A typical lease transaction should take on average between one and three months to reach completion (or exchange of contracts if an agreement for lease is being entered into); six weeks is a good estimate. It depends on the other parties involved, how quickly information is provided, how negotiations progress and the complexity of the parties’ requirements.

Due diligence

A solicitor’s involvement here is key:

The landlord’s solicitor collates a set of documents to provide to the tenant’s solicitor: Land Registry title documents, replies to Commercial Property Standard Enquiries (CPSEs), and other property specific documents. They will also advise how to answer enquiries, reducing the risk of misrepresentation.

The tenant’s solicitor will carry out a comprehensive due diligence exercise on the property to ensure the tenant is aware of any risks there may be and can use the property for its business. This involves investigating the title to the property, carrying out searches and raising enquiries, then reporting to the tenant on it all.

Drafting a lease and documentation

The landlord’s solicitor will draft the lease. There may be a rent deposit deed governing how a deposit is held and may be used.  The landlord may also grant a licence for the tenant to carry out alterations to the property. The tenant’s solicitor will negotiate these, advise on the key terms, and ensure the terms do not place an abnormal burden on the tenant.

It may be necessary for the parties to exchange an ‘agreement for lease’ first and complete the lease later: for example, where the tenant needs planning permission for its intended use or for the landlord to complete works to the property.

Where the tenant is the first one following completion of a development, collateral warranties from the building contractor and members of the professional team may be advisable to give direct recourse against them, as a landlord will usually want to limit its liability for defects to those that appear within 12 months of completion of the works.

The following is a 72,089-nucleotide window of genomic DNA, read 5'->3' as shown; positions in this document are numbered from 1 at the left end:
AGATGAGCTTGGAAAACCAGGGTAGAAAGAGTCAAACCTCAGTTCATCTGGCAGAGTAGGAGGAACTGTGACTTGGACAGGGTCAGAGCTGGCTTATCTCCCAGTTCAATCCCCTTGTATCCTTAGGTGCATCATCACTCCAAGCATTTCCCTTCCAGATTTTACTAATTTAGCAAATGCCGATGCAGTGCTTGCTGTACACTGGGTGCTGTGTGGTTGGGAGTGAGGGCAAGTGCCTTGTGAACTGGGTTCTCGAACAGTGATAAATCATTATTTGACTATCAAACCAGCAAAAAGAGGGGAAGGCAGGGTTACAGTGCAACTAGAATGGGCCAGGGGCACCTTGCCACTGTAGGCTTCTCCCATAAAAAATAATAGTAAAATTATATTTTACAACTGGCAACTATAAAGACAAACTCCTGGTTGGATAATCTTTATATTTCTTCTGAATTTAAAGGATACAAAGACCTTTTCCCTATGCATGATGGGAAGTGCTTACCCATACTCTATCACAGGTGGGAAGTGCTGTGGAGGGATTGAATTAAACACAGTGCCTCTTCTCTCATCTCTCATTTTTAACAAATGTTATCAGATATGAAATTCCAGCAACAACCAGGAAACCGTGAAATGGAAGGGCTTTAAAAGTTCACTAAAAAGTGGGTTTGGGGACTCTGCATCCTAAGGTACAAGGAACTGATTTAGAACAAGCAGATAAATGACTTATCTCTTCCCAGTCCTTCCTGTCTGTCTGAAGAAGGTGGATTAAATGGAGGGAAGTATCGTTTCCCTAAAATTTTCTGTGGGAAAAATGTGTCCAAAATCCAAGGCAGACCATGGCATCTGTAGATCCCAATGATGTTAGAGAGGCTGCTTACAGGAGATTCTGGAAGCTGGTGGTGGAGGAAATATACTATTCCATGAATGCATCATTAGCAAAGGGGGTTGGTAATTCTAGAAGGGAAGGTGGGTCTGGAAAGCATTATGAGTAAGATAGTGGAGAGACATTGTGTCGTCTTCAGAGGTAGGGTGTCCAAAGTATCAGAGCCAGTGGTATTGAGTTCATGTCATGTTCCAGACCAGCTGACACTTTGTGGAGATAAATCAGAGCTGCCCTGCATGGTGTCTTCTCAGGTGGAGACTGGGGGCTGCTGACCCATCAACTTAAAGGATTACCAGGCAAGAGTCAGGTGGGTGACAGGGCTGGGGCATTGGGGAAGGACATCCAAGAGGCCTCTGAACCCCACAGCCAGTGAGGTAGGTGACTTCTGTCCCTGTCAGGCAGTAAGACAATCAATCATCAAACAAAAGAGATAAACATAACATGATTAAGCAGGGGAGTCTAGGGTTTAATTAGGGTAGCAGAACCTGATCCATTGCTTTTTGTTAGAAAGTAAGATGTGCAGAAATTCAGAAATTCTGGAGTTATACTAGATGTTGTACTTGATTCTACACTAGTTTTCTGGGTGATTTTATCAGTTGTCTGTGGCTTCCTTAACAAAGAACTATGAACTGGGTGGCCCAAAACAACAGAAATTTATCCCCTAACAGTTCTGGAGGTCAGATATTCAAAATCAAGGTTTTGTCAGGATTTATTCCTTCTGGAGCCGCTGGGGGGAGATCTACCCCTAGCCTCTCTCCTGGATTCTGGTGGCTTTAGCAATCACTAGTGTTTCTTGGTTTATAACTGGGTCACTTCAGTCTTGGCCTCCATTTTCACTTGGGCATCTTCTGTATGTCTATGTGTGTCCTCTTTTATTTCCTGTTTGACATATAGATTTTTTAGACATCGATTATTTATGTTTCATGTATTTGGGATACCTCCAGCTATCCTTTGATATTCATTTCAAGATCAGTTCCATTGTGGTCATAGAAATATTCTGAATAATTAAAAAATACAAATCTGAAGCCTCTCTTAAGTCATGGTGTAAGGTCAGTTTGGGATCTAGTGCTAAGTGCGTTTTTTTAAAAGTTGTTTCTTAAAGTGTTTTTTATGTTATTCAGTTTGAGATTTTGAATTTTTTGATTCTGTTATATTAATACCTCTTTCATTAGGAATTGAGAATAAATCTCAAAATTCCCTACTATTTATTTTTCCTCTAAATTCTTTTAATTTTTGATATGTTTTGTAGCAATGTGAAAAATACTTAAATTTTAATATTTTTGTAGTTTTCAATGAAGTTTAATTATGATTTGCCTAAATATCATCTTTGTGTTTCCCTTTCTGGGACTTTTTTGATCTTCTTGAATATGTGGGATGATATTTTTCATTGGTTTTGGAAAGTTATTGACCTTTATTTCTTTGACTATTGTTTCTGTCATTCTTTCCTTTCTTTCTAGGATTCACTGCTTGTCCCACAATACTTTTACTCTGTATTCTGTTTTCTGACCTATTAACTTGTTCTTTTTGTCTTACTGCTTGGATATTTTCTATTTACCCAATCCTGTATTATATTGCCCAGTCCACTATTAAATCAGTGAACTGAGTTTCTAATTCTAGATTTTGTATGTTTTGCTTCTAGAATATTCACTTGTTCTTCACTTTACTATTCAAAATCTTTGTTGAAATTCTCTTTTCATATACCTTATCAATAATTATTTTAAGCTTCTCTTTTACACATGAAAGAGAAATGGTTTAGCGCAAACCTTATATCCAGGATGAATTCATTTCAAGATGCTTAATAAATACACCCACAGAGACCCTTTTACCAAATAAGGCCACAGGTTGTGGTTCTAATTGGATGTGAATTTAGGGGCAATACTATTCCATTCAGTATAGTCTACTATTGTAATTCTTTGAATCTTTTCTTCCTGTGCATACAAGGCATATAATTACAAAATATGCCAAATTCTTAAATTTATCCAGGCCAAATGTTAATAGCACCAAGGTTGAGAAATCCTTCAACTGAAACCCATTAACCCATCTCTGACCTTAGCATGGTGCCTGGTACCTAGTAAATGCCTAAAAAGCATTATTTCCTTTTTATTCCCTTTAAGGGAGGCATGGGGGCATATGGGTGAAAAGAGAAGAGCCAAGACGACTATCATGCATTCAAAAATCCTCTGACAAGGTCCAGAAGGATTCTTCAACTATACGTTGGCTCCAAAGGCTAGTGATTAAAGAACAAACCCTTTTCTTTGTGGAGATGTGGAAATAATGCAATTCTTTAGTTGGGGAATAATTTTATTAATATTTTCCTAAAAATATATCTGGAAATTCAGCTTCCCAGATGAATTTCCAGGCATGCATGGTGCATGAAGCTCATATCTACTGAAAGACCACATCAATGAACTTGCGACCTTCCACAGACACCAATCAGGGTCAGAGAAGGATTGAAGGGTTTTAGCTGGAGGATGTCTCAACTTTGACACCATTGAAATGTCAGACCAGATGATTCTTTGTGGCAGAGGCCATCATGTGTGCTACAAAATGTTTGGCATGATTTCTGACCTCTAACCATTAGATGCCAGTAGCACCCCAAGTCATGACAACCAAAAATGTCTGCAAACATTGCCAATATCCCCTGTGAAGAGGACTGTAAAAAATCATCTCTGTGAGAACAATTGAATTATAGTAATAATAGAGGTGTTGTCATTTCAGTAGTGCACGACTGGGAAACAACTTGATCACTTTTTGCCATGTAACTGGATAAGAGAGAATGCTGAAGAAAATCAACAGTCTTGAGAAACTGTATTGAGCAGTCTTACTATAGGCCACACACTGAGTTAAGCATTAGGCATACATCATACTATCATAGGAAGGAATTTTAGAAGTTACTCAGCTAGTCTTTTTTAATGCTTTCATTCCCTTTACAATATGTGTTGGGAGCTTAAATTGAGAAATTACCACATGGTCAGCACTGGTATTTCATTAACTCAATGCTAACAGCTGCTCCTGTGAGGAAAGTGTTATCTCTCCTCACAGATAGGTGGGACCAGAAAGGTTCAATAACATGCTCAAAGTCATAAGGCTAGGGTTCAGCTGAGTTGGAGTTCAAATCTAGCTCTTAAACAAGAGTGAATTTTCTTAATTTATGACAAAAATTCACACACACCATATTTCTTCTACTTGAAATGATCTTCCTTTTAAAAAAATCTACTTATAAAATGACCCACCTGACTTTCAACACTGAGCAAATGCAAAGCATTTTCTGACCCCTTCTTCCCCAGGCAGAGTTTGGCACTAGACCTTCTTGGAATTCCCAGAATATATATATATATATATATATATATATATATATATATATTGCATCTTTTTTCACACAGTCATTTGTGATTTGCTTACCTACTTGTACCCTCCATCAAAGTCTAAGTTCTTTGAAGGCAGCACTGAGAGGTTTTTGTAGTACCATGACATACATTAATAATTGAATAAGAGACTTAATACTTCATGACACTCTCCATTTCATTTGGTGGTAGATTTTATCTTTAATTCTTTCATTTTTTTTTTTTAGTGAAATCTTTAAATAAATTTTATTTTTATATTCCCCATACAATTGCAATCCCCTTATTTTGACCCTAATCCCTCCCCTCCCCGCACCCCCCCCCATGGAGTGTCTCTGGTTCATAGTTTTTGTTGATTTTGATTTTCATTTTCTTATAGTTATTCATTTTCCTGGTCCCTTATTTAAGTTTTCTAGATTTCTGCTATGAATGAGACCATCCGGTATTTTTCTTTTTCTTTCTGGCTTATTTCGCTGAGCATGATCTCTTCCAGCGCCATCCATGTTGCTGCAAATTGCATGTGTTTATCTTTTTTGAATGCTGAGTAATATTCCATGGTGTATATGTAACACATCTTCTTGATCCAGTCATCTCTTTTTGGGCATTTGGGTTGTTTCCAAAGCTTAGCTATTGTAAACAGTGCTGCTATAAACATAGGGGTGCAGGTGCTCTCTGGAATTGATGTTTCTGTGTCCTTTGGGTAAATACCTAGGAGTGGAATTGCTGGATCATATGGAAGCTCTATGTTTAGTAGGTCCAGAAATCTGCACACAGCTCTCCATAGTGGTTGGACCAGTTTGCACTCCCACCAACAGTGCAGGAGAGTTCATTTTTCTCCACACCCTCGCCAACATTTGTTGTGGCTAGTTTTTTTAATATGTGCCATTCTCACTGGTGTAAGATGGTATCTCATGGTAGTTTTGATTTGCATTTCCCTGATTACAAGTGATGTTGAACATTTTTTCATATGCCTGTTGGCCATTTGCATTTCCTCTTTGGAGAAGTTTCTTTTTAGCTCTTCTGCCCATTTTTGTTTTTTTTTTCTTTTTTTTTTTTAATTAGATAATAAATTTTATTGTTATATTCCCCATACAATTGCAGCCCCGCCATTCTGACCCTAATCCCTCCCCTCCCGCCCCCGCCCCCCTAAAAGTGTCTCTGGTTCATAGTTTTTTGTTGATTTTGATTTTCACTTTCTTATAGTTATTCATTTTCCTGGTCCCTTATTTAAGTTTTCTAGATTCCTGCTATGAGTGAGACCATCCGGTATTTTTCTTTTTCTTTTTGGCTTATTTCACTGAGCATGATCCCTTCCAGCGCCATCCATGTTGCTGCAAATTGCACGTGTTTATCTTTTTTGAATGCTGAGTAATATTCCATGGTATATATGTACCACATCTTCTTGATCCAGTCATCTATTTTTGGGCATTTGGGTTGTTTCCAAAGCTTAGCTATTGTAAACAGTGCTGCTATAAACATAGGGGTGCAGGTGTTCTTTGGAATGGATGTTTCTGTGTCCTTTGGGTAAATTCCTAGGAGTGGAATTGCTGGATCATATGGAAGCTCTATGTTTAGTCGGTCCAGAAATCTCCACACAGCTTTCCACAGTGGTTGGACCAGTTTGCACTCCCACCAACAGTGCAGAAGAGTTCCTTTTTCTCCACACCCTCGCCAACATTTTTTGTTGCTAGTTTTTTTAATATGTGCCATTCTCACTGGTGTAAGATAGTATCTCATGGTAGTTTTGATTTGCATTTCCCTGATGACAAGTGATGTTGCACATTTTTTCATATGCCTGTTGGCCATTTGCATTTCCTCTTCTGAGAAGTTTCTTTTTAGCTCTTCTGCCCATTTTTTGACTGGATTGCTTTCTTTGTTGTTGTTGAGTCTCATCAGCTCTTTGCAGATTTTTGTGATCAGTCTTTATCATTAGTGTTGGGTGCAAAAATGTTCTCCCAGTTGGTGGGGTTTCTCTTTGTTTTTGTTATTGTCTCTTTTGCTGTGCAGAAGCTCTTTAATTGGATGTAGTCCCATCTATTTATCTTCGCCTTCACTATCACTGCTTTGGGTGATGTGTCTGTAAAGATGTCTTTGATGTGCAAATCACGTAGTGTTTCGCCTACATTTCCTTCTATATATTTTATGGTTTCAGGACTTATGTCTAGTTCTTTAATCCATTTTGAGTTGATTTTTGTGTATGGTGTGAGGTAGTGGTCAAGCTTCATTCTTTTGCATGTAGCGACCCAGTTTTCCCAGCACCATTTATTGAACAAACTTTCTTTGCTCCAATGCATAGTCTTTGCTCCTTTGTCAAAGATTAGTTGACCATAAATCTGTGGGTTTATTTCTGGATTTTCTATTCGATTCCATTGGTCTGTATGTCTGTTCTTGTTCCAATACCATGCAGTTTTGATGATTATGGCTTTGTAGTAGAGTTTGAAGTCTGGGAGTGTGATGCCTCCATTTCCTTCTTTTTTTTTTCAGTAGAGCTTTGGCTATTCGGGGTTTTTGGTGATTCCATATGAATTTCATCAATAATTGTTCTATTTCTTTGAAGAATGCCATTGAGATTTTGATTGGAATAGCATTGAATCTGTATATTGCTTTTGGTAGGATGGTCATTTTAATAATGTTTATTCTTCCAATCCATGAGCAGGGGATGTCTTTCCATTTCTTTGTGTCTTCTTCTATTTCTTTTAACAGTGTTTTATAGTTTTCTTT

All these documents are detailed and lengthy. We will cut through the detail and draw the important points to your attention. A specialist commercial property solicitor’s experience here is invaluable.

Completion of the transaction

Once the transaction documents are agreed and signed by all parties, the solicitors will exchange the agreement for lease, if there is one, or move straight to completion of the lease and associated documents. The solicitors will also handle the transfer of money between the parties, such as a rent deposit.

Depending on the length of the term of the lease and the level of annual rent, the tenant may be legally required to file a Stamp Duty Land Tax return.  There are also Land Registry requirements or best practice to protect the lease and rights granted in it. The tenant’s solicitor will handle all this for you.

A lease assignment is the name given when a tenant intends to transfer the lease to another person. The lease will set out whether this is permitted and to what extent.

Typically, the consent of the landlord is required (given in a ‘licence to assign’) and this may not be unreasonably withheld. The landlord may refuse consent, or impose conditions to the grant of consent, where reasonable to do so.

In addition, the lease may set out circumstances that will allow the landlord to refuse consent: for example, if the proposed new tenant does not have the financial standing to comply with the lease.  The lease may also set out conditions that the landlord can impose whether reasonable or not: for example, that the new tenant provides a deposit or has a guarantor.  These terms must be carefully considered when the lease is granted.